How to Crochet for Beginners

Want to give crochet a try? If so, this page is a great place to find everything you’ll need to know on the topic of crochet for beginners. We’ll hook you up (pun intended!) with bunches of the best resources for learning how to crochet. You’ll find…

  • Links to free crochet stitch instructions for beginners
  • Easy crochet project ideas
  • Suggestions for the best crochet books for beginners
  • The best yarn for beginners

Let’s get started!

Get Your Crochet Project Started With a Slip Knot

 A slip knot is the first step for making most, but not all, crochet projects.

A slip knot is the first step for making most, but not all, crochet projects.

There are several different ways you can begin a crochet project. The most frequently used method is starting with a slip knot and then a starting chain.

You might already know how to make a slip knot; it’s a commonly used knot. If you don’t already know how to make a slip knot, here’s a slip knot tutorial that will teach you how to do it.

Basic Crochet Stitch Instructions for Beginners

Crochet for Beginners: Learn How to Do the Basic Crochet Stitches.

Crochet for Beginners: Learn How to Do the Basic Crochet Stitches.

Crochet projects all have one thing in common: They’re constructed using combinations of basic crochet stitches.

Best Crochet Books for Beginners

If you enjoy reading, a good beginner-level crochet instruction book or pattern book could be a worthwhile investment to consider. A crochet book isn’t an essential purchase, as there are many excellent free resources on the topic of crochet. However, it is ideal to have a well-organized book at your fingertips to refer to as you’re learning.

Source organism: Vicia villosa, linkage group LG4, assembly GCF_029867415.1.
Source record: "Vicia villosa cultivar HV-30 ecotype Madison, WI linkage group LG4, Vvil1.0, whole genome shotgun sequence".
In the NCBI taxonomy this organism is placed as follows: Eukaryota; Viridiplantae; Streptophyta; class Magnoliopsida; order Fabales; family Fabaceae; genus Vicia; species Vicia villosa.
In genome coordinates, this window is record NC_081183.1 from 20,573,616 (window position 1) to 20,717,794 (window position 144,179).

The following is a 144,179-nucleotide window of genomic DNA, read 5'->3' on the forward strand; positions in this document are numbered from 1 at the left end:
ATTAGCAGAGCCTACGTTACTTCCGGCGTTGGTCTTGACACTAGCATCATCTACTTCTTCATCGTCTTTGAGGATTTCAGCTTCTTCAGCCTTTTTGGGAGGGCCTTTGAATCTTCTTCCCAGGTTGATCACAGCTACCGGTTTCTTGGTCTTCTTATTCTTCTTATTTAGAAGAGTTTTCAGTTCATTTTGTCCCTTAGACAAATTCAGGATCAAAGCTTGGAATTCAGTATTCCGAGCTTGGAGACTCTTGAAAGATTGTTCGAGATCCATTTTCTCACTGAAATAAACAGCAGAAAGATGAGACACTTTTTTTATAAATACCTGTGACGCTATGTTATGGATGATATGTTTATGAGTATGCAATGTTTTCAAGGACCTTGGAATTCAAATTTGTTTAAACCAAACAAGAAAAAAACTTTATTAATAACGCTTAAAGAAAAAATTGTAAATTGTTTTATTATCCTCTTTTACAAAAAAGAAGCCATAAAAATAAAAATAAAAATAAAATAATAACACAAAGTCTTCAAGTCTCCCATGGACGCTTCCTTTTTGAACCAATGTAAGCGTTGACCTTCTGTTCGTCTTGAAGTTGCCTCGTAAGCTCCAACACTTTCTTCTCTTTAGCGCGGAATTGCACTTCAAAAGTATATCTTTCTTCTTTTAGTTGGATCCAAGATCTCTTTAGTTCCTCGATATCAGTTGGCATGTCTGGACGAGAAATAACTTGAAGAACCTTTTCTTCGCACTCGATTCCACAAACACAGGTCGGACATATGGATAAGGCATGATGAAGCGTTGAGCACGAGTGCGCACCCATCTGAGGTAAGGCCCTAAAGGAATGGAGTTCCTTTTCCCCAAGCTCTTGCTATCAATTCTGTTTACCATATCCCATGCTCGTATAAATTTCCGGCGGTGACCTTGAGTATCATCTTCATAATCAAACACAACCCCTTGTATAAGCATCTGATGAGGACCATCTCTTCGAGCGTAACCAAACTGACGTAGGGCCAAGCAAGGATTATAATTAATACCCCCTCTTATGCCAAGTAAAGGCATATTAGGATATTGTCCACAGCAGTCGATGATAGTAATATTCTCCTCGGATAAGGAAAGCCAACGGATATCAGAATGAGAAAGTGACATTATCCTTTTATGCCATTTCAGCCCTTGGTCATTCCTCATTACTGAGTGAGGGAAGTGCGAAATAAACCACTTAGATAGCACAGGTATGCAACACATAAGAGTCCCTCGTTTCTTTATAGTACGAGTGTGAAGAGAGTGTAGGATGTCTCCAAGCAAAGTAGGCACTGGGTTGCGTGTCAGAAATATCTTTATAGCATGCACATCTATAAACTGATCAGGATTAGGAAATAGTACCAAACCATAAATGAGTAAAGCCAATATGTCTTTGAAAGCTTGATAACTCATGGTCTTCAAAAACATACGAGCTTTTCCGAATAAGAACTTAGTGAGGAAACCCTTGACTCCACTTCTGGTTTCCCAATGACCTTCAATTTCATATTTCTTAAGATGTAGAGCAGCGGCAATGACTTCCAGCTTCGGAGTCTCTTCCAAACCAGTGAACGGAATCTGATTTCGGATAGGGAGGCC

Melissa Leapman's Indispensable Stitch Collection for Crocheters, Published by Creative Publishing International / Quarto Books

Melissa Leapman’s Indispensable Stitch Collection for Crocheters, Published by Creative Publishing International / Quarto Books

There are many worthwhile crochet books available, many of which are suitable for beginners. I’ve reviewed bunches of them; you can click here to find my picks for the best beginner’s crochet books. Pictured at right is my most-used book on the entire list — a crochet stitch dictionary by Melissa Leapman.

You won’t be a beginner forever. I recommend this book because it that can help you fast track your growth from beginner to confident crocheter. It is also a book that will remain valuable and relevant to you long after you’ve left beginner status behind. The book includes clear, helpful reference information on all the basic stitches a crochet enthusiast needs to know. It also includes bunches of designer stitch patterns, enabling you to learn how to crochet lace, cables, shell stitches, colorwork stitches, edgings and more.